Wednesday, December 06, 2006


This is probably Robert Bresson's most well-known and accessible film, but I found it rather slow going, filled with characters I couldn't care about one way or another, and that's a problem in a movie that seems to be about empathy. The movie spans the lifetime of a donkey in and around a village in France. As a "child," the donkey is a favorite of three children on a farm who give it a baptism and name it Balthazar. Over time, the donkey is bought by or traded between various people, sometimes treated with care and sometimes abused, and as he is passed back and forth, we see episodes in the lives of the various townspeople. Primary to the narrative is Marie (Anne Wiazemsky), who is present as a child at Balthazar's baptism. Years later, she falls in with a rough young lad named Gerard (Francois Lafarge) who uses the donkey to deliver bread; the boy mistreats both her and Balthazar. Worn down by years of work and abuse, the donkey lies down one day and seems ready to give up the ghost, but the town bum takes the animal and gives him a new career in a circus, tapping out the answers to math problems with his hooves. He seems happy or at least content here (to Bresson's credit, there are very few "Disney moments" in the movie where we called upon to interpret the animal's feelings), but eventually he winds up with Gerard again, being used in a smuggling ring. In the midst of one such operation, the gang is shot at by customs officers and Balthazar is wounded. In the movie's most memorable scene, the donkey wanders into a large open field and settles down to die as a flock of sheep move in to surround him in his last moments. It's a touching scene, but it does not spill over into sentimentality and it serves as a lovely ending.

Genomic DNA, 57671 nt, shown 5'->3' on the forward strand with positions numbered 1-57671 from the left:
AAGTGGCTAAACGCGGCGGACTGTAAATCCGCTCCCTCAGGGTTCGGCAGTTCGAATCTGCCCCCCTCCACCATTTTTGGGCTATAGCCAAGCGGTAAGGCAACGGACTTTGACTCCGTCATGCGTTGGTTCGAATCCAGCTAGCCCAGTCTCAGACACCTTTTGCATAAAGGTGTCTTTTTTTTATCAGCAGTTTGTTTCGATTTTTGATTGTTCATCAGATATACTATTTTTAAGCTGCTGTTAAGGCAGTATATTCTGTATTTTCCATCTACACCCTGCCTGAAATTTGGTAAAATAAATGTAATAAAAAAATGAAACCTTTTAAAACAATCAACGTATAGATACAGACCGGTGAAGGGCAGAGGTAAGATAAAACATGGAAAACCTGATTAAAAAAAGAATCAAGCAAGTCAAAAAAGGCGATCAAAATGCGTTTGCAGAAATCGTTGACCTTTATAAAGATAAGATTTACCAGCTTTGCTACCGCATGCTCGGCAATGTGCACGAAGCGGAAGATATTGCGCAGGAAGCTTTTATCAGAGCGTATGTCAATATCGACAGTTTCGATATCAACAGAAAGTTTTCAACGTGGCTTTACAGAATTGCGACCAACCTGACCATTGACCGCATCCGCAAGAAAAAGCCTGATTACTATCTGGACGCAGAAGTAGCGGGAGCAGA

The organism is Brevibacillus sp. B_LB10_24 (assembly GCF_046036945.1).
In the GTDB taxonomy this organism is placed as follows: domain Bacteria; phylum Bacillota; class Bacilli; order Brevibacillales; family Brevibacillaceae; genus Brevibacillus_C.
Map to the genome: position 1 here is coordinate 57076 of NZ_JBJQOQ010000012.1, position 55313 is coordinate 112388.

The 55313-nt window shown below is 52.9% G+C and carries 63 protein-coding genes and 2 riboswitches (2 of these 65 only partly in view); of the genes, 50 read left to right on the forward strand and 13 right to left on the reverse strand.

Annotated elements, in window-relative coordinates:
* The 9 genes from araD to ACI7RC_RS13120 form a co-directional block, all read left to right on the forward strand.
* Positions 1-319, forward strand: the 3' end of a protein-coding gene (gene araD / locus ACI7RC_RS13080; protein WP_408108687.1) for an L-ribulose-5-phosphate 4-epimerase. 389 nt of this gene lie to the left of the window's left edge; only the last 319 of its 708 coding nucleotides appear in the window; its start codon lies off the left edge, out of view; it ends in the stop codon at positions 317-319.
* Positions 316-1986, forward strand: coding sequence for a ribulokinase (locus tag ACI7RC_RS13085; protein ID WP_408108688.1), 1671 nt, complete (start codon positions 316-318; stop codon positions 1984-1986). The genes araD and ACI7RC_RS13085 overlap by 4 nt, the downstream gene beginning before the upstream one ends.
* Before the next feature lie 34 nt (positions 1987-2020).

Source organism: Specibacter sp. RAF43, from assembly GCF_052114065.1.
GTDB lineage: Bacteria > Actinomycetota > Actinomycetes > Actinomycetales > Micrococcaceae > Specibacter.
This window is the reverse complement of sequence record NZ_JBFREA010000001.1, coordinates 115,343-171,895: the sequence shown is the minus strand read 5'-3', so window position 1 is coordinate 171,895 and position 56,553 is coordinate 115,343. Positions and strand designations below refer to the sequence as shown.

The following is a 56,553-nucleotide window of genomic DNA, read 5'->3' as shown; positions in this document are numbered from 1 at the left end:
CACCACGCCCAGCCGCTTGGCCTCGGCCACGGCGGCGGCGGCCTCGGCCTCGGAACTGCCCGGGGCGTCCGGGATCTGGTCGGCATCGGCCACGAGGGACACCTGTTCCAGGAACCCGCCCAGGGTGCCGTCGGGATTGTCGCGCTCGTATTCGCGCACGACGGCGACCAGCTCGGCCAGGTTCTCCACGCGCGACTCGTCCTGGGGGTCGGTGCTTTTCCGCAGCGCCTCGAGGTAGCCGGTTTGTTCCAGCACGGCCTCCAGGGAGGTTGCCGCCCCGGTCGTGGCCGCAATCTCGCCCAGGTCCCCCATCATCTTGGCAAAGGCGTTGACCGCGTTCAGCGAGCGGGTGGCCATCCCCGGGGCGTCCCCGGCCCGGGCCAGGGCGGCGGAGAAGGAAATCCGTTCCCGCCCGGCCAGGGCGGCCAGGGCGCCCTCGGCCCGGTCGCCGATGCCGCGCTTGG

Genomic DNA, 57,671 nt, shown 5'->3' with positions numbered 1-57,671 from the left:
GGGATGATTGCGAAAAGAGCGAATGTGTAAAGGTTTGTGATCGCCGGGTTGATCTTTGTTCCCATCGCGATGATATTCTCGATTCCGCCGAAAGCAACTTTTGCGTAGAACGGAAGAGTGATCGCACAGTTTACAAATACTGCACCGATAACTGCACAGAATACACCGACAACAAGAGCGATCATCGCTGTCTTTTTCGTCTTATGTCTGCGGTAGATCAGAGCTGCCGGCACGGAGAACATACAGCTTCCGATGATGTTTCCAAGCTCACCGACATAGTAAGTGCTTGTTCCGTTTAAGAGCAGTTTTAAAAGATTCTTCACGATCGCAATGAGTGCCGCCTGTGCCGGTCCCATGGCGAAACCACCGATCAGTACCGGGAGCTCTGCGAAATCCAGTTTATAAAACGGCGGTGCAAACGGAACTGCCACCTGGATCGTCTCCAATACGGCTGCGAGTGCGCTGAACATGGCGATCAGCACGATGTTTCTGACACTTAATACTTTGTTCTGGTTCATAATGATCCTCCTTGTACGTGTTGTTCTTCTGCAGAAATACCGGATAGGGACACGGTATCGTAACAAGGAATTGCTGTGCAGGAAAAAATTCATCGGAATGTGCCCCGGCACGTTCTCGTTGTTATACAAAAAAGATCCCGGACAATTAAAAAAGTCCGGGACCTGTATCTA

My problem with the film is that I didn't care about any of the human characters. Marie is a sulky creature; granted, her options are limited (her only other romantic suitor is a friendly but rather passive childhood friend whom she rejects), but I still found it difficult to whip up much empathy for her. Gerard is a jerk who might well pass for sleazily charming in a small French village, but he's not really evil, or even very interesting, just a jerk. It's even stretching things to say that I cared much about Balthazar, and I'm someone who's too often a sucker for animals in a movie--I avoided this film for a long time because I was afraid it would be too manipulative. There are some very nice moments here, especially one in the circus where Bresson shows the various caged animals, including a tiger and a monkey, staring at Balthazar. Despite the possibility for a prime Disney moment here, it's not played for easy emotional interpretation, i.e., "Oh, how sad for these animals all penned up," or, "Oh, how happy for Balthazar to be among other animals now." I realize as I write this that I'm being contradictory: I like the lack of an easy empathetic response in this scene, but I am bothered by the lack of an easy empathetic response to the human characters. I guess I'm reacting positively to the fact the Bresson resists sloppy anthropomorphizing. It's a movie worth watching (especially the lovely print on the Criterion DVD) but I can't rate it as highly as the other Bressons I've enjoyed. [DVD]

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